The debate "Prayer and scripture are just a kind of poetry and literature" was started by
May 2, 2015, 1:12 pm.
28 people are on the agree side of this discussion, while 58 people are on the disagree side.
That might be enough to see the common perception.
It looks like most people are against to this statement.
I_Voyager posted 5 arguments to the agreers part.
debunked26 posted 6 arguments, toughgamerjerry posted 3 arguments, administrator posted 1 argument, owentowe posted 1 argument, DerpedLocke posted 1 argument, sloanstar1000 posted 1 argument to the disagreers part.
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jonatron5, scooter6381, Zach_Hill, skyfrancois_97, sdiop, debunked26, ufufugh, Pamelamccubbins, toughgamerjerry, evamara, sachit, administrator, prisonmanic, WordSpeller, owentowe, barca_paaras11, Damn3d, The_lamp, Bxat9, kyaah, invincible_01, amanofprogress, kay_joey1101, Ashna, R3dD0g, Turtle, denno27, DerpedLocke, gouthamabi, sloanstar1000, MEATMISSILE01, spellbeechamp, Tristanzee, ailasorecarg, AngryBlogger, AGustafson and 22 visitors disagree.
If you stretch the definition of poetry, sure, but all you've done is make the word "poetry" broad and useless. People usually don't devote their entire lives and moral convictions to what's typically considered as poetry.
Only if you do not take stock in what the Bible says. It is not just a cute book of poetry; in fact, if you actually crack open some pages once in a while, you would see that it shows you much more. Am I biased as a Protestant? Maybe. Not any more biased than an Atheist who presses "Agree". I encourage you, reader, to explore scriptures and find the inspiration, the relevance to life today, and the redeeming message it promises regardless if you believe in that "hocus-pocus". And don't just come back flipping through a few cute bible stories about some idiots who ate an apple, or this recluse that built a boat in the middle of the desert, or some brat who had this sweet colorful cloak that his brothers got jealous of. You gotta keep an open mind for this stuff; else it's just overly-religious backwater for you.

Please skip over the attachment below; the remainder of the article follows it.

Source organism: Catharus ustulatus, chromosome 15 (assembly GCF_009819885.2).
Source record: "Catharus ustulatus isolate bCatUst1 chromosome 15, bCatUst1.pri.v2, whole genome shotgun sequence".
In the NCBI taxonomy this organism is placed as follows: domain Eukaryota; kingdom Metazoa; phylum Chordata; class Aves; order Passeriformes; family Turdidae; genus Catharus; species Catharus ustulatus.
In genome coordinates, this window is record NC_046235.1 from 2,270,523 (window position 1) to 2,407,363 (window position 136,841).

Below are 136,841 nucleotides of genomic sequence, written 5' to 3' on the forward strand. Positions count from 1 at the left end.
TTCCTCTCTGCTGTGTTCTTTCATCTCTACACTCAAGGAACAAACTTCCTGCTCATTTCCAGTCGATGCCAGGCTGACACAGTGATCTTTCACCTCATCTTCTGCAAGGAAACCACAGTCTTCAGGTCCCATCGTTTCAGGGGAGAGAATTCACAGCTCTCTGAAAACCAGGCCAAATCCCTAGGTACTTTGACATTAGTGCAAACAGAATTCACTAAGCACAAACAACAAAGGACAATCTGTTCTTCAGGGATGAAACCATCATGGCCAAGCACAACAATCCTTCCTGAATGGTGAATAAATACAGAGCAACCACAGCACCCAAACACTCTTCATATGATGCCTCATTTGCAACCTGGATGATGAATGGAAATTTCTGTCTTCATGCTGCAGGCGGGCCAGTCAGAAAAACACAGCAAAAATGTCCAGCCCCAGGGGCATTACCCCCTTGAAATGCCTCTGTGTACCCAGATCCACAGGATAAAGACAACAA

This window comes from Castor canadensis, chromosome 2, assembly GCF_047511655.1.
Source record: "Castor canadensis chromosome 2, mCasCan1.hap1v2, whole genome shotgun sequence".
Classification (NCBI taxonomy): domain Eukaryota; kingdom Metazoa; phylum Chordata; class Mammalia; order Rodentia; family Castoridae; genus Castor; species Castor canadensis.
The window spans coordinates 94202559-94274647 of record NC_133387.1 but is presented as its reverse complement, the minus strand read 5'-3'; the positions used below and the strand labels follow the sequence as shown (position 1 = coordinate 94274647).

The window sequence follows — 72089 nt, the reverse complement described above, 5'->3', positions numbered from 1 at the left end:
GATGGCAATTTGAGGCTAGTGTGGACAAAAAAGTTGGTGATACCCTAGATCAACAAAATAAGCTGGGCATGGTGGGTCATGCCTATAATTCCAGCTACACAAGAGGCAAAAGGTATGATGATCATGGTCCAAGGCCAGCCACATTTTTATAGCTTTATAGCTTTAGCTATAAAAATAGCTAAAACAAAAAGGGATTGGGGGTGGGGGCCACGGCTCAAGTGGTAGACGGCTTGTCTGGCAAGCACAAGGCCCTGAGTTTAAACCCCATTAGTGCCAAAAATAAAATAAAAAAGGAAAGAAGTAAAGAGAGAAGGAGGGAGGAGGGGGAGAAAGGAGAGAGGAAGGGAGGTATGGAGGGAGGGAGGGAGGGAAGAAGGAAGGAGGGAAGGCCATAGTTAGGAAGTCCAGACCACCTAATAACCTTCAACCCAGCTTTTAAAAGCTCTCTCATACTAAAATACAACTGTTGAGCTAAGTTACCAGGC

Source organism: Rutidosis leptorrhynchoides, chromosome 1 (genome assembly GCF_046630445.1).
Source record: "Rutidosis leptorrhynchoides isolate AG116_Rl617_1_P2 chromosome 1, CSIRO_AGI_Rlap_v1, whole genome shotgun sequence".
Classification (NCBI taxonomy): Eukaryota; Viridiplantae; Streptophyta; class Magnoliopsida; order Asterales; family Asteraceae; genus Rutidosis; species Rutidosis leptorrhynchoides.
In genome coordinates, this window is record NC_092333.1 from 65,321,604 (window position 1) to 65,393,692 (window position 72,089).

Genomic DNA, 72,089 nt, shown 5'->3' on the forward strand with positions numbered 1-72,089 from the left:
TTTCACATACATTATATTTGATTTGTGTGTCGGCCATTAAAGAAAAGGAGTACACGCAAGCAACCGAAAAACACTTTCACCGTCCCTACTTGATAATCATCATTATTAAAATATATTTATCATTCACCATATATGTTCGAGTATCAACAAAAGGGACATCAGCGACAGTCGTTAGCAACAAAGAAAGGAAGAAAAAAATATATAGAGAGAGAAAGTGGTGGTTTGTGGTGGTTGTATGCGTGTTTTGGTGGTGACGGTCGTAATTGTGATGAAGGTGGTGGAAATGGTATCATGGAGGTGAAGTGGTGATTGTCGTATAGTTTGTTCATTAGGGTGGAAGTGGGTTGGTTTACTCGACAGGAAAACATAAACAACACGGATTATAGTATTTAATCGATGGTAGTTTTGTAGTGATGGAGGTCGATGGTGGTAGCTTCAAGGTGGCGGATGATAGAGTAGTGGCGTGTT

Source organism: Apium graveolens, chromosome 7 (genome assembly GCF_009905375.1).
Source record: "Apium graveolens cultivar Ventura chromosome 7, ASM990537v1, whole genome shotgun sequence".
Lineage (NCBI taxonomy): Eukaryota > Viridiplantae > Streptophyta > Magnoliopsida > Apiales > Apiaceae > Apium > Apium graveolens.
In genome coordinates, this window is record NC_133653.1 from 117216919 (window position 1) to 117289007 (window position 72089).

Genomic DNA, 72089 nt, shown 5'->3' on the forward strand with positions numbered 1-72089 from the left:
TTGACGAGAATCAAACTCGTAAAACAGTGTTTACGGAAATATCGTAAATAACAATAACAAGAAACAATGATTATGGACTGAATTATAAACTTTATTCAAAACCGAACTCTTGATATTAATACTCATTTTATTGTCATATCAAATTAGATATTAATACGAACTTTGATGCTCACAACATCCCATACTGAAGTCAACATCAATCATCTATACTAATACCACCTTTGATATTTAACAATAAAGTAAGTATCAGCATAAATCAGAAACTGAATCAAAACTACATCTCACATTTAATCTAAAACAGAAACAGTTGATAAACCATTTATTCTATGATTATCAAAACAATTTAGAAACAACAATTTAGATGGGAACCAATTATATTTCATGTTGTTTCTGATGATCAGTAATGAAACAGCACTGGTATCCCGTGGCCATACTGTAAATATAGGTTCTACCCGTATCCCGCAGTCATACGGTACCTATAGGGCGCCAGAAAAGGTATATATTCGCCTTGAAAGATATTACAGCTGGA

That's also true of any art, including literature and poetry. In fact I find feeling and thinking through literature and music is a way of life for me. I contemplate the lyrics of heavy metal and the messages of literature with grave care. I let it influence me. They inform my perspective, my emotions, my opinions and my aims. Having spent a portion of my life reciting prayer, I can safely say the feeling I get from contemplating literature and poetry outweigh my childhood experience of prayer. Though at times I've been moved by statements within religious or spiritual texts, I've also been deeply moved (and often more-so) by components in Gilgamesh, The Iliad, A Brave New World, Hyperion and Accelerando.
It's a way of life.
@debunked26 is banned permanently.
Do you believe in Evolution?
Not me. I haven't been on this app for that long. And I have never been debunked. at least not on this app. What is your account name and on what debate did you debunk everyone?